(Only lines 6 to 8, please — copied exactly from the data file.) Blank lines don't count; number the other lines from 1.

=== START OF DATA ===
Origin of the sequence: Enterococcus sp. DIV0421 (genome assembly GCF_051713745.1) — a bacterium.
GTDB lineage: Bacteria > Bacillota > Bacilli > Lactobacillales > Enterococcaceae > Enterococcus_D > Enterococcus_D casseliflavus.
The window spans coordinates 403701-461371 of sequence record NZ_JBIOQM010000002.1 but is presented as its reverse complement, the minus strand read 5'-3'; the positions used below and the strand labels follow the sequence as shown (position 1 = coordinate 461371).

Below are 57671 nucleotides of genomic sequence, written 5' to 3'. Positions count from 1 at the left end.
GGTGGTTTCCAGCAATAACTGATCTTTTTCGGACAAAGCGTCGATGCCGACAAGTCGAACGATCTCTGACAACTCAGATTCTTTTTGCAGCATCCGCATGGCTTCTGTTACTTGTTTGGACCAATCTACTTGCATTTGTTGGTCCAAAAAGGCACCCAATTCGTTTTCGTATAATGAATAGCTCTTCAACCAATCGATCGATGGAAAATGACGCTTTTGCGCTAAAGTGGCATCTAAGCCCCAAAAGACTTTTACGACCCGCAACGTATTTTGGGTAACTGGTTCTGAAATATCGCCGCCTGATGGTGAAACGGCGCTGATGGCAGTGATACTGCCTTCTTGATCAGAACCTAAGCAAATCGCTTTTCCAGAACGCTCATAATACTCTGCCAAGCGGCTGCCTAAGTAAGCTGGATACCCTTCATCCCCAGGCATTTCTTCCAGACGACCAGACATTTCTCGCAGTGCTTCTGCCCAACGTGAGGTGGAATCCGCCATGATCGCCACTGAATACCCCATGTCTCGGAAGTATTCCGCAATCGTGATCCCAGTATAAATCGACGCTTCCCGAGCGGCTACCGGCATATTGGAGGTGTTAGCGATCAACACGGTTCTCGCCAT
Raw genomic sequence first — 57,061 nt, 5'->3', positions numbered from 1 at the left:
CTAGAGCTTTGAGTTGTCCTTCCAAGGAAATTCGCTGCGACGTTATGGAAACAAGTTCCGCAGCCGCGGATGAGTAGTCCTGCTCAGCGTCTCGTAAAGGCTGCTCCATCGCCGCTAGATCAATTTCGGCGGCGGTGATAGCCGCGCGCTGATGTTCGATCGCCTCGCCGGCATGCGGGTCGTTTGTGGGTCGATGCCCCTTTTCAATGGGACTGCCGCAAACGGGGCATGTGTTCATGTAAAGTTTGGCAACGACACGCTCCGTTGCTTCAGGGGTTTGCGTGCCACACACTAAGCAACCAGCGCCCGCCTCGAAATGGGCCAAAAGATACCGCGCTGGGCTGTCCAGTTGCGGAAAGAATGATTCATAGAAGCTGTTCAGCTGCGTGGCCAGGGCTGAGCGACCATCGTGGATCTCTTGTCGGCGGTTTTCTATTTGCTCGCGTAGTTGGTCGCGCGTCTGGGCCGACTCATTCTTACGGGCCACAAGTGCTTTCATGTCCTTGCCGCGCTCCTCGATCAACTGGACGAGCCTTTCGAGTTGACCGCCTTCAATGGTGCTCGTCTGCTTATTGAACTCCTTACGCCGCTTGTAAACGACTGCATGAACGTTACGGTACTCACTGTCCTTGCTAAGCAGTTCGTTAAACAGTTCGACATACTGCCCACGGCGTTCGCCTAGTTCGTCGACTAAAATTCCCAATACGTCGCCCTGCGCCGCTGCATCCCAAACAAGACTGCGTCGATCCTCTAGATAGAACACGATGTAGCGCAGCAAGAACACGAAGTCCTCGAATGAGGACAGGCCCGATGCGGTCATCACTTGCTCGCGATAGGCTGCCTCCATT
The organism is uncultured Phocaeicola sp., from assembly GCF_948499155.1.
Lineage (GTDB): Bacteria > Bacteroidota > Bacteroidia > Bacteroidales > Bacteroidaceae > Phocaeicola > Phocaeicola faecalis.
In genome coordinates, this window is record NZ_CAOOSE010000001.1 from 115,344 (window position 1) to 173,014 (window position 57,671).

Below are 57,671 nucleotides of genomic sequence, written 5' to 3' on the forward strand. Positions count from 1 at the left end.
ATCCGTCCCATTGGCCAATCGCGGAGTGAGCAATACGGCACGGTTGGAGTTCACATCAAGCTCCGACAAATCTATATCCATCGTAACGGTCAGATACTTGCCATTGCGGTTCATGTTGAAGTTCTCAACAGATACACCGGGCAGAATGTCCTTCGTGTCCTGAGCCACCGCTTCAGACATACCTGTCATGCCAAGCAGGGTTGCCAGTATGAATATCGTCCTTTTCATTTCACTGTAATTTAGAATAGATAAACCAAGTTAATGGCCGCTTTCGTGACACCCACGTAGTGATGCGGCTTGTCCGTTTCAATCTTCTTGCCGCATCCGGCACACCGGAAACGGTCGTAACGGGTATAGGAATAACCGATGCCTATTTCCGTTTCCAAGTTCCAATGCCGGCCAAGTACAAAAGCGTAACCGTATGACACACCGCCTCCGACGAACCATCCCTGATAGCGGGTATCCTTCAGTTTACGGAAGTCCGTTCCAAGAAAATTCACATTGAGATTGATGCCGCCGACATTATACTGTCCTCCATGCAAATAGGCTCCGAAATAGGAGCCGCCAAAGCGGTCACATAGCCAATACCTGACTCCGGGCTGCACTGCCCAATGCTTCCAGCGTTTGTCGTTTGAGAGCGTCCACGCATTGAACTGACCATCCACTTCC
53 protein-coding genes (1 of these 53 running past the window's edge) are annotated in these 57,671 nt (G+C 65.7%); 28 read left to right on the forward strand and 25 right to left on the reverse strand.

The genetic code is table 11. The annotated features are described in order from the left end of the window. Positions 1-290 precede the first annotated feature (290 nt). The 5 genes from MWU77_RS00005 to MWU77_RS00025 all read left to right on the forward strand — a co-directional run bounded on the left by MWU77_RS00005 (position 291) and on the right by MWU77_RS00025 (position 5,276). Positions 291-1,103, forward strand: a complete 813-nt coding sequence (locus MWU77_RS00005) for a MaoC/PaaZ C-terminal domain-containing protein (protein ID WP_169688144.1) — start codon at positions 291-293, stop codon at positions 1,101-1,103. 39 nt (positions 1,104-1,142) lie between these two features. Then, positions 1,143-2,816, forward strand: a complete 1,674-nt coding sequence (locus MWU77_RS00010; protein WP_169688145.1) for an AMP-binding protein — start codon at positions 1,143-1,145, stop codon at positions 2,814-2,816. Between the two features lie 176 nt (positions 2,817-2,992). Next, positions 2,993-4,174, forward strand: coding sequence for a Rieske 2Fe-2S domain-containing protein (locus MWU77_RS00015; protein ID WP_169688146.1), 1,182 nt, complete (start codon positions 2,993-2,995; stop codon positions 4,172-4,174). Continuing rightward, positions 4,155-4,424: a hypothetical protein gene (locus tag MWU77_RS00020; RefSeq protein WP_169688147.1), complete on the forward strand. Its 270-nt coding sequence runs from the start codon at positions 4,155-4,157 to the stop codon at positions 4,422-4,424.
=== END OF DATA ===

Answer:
Raw genomic sequence first — 57,061 nt, 5'->3', positions numbered from 1 at the left:
CTAGAGCTTTGAGTTGTCCTTCCAAGGAAATTCGCTGCGACGTTATGGAAACAAGTTCCGCAGCCGCGGATGAGTAGTCCTGCTCAGCGTCTCGTAAAGGCTGCTCCATCGCCGCTAGATCAATTTCGGCGGCGGTGATAGCCGCGCGCTGATGTTCGATCGCCTCGCCGGCATGCGGGTCGTTTGTGGGTCGATGCCCCTTTTCAATGGGACTGCCGCAAACGGGGCATGTGTTCATGTAAAGTTTGGCAACGACACGCTCCGTTGCTTCAGGGGTTTGCGTGCCACACACTAAGCAACCAGCGCCCGCCTCGAAATGGGCCAAAAGATACCGCGCTGGGCTGTCCAGTTGCGGAAAGAATGATTCATAGAAGCTGTTCAGCTGCGTGGCCAGGGCTGAGCGACCATCGTGGATCTCTTGTCGGCGGTTTTCTATTTGCTCGCGTAGTTGGTCGCGCGTCTGGGCCGACTCATTCTTACGGGCCACAAGTGCTTTCATGTCCTTGCCGCGCTCCTCGATCAACTGGACGAGCCTTTCGAGTTGACCGCCTTCAATGGTGCTCGTCTGCTTATTGAACTCCTTACGCCGCTTGTAAACGACTGCATGAACGTTACGGTACTCACTGTCCTTGCTAAGCAGTTCGTTAAACAGTTCGACATACTGCCCACGGCGTTCGCCTAGTTCGTCGACTAAAATTCCCAATACGTCGCCCTGCGCCGCTGCATCCCAAACAAGACTGCGTCGATCCTCTAGATAGAACACGATGTAGCGCAGCAAGAACACGAAGTCCTCGAATGAGGACAGGCCCGATGCGGTCATCACTTGCTCGCGATAGGCTGCCTCCATT
The organism is uncultured Phocaeicola sp., from assembly GCF_948499155.1.